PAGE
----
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Untitled Prezi

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Natalie Filipov

on 29 April 2013

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Fake Profiles by
Natalie Filipov, Kristen Kimball, Meghan Wall & Cecilia Volterra "Catfishing"
The phenomenon of internet predators that fabricate online identities and entire social circles to trick people into emotional/romantic relationships (over a long period of time). source: urbandictionary.com image source: http://www.webadvices.com/wp-content/uploads/2013/03/Find-fake-Facebook-profile.jpg Catfishing Survey Kristen asked some fellow students to share their feelings about fake profiles.
These are the results. Does getting catfished concern you? Do you believe fake profiles on Facebook and Twitter are a big deal? Do you think fake profiles are more of a
problem on Facebook or Twitter? Do fake profiles say a lot about a person's identity? What does having a fake profile say about a person's identity? Popular responses included:
They are shallow
They don't care about other people's feelings
They are insecure about themselves
They are having an identity crisis and do not know who they are
They are desperate for friends and are using a fake profile as a last resort
They are bored with their lives
They are uncertain about their sexual identity
They crave attention at all times
Getting in Bed with Robin Sage
Thomas Ryan created blatantly false profiles for a made-up identity on several social networking sites under the name Robin Sage. A month later, "Robin" had hundreds of connections, including the Department of Defense, National Security Agency, Global Intelligence Groups and Global 500 Corporations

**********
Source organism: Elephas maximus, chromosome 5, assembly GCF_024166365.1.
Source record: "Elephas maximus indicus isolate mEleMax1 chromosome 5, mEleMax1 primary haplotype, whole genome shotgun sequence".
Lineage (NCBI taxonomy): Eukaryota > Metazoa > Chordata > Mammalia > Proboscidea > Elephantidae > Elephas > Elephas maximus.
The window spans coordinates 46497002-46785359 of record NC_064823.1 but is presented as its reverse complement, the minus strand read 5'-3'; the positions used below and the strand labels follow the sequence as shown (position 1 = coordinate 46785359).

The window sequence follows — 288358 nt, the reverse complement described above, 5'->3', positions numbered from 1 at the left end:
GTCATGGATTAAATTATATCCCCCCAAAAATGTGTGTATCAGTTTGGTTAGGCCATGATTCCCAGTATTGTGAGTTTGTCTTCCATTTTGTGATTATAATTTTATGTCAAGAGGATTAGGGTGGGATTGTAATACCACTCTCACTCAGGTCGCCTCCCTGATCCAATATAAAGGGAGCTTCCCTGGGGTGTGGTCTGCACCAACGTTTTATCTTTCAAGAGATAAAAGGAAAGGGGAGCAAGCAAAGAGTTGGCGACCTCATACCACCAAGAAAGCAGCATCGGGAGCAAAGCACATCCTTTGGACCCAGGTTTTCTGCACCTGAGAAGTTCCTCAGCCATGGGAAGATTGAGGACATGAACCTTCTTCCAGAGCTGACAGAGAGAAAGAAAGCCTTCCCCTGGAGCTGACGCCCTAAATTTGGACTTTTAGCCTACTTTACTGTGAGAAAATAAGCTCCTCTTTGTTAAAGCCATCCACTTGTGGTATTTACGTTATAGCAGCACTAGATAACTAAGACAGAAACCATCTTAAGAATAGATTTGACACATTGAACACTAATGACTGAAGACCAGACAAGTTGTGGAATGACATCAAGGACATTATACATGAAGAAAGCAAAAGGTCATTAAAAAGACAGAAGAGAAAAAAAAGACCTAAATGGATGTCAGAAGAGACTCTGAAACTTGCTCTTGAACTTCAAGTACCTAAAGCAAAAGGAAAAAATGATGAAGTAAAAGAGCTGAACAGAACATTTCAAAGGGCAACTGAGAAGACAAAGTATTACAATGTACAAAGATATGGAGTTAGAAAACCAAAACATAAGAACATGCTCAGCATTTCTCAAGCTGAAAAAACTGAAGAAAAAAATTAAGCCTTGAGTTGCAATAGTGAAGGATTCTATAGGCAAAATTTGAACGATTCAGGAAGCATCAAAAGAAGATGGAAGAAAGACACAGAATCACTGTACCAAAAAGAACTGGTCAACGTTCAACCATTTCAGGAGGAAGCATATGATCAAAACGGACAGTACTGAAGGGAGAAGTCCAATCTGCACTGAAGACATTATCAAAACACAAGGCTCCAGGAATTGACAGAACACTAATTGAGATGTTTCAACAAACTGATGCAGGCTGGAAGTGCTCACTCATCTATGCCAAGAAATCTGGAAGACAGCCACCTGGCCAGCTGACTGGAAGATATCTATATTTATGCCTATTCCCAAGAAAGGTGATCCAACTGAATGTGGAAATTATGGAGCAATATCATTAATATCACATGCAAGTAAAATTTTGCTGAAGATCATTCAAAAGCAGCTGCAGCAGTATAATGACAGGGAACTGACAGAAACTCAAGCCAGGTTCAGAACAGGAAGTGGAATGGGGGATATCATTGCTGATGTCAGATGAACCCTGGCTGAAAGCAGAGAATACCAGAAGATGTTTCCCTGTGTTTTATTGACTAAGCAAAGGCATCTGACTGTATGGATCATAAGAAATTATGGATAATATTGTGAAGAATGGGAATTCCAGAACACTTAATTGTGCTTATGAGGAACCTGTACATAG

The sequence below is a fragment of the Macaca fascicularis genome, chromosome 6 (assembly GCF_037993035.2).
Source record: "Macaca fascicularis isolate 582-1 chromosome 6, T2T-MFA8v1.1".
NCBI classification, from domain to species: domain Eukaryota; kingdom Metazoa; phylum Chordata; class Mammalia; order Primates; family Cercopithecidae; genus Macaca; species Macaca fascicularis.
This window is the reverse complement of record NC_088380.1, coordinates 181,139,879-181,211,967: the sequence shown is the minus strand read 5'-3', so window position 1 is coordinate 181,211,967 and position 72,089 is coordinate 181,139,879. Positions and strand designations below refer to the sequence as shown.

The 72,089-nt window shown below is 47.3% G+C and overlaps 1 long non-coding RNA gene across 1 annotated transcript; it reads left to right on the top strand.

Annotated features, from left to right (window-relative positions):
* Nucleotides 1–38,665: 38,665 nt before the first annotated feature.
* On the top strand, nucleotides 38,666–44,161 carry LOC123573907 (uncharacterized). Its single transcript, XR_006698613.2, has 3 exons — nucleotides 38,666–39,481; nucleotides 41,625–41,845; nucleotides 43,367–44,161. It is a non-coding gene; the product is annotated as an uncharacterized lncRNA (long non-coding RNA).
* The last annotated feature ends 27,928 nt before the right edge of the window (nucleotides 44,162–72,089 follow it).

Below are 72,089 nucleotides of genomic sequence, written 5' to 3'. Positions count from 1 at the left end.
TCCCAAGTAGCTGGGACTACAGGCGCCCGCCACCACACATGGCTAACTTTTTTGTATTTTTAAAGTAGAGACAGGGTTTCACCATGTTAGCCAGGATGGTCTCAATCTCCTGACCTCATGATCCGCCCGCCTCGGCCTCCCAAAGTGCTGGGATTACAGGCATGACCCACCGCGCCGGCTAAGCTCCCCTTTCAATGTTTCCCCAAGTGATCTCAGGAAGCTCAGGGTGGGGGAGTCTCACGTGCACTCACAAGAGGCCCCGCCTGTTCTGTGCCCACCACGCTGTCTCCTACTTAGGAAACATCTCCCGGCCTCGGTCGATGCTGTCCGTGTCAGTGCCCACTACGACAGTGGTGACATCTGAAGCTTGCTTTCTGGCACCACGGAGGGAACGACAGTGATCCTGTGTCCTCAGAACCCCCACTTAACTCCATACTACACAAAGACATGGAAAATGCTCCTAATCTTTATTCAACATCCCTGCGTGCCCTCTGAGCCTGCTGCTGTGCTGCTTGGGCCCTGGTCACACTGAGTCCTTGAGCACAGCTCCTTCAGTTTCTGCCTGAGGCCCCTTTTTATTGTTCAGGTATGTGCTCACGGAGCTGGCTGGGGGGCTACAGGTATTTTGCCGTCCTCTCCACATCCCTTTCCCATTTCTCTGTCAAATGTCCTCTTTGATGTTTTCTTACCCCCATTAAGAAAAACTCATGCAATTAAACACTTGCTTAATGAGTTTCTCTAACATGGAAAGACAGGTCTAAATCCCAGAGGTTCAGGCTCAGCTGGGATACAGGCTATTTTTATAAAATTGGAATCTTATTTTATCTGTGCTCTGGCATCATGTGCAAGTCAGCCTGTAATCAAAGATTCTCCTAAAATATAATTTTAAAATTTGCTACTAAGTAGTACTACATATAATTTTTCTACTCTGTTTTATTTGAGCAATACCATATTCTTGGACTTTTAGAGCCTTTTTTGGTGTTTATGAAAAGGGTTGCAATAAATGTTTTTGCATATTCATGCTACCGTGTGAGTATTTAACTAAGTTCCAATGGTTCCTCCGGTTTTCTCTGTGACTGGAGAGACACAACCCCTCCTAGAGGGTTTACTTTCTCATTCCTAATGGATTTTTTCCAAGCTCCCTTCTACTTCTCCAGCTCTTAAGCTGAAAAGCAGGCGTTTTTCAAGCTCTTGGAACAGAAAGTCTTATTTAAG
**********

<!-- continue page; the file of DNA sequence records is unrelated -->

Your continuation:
an experiment conducted by Thomas Ryan Sage was offered government and corporate jobs, asked to speak at security
conferences and to view papers and presentations

People trusted her because she was friends with their friends. "I've never met you, but I saw you had Marty on your Facebook list, so that was good enough for me.”

“An attractive young female appears to have exposed the role that sex and appearance plays in trust and people’s eagerness to connect with someone.” Could anyone have known Robin was fake? Probably. Though she appeared to be very social, Robin had few photos with other people on her profile.

Robin was a professional, but her pictures were extremely unprofessional.

The occupational title she listed on her profile does not exist.

She said that she had ten years of experience in her field, which suggests that she began her job when she was 15.

image source: http://www.privacywonk.net/images/robinsage.png How does this relate back to identity? image source: http://scm-l3.technorati.com/13/01/20/74555/identity.gif?t=20130120224326 How are individuals affected by creating fake profiles? The denial of their real identity can have a negative psychological impact that makes life stressful and unhappy.

Creating a fake profile requires a lot of effort. Since it requires inventing an identity, channeling that fake identity onto an online profile, and make that identity look real, it has the potential to consume a lot of an individual's free time.

Creating a fake profile can also be emotionally draining, since living two different lives affects individuals' interactions with their real lives.

Overview Catfishing presents several issues related to ethics, privacy and security.
Members of social networking sites are generally willing to accept Facebook profiles as legitimate, even in regards to people they have not met in person. This may be because they are not aware of the prevalence of fake profiles.
Both the creators and victims of fake profiles may experience psychological distress from the catfishing process.
Though the online profiles created by "catfish" are fake, they can have a real impact on their genuine identities.
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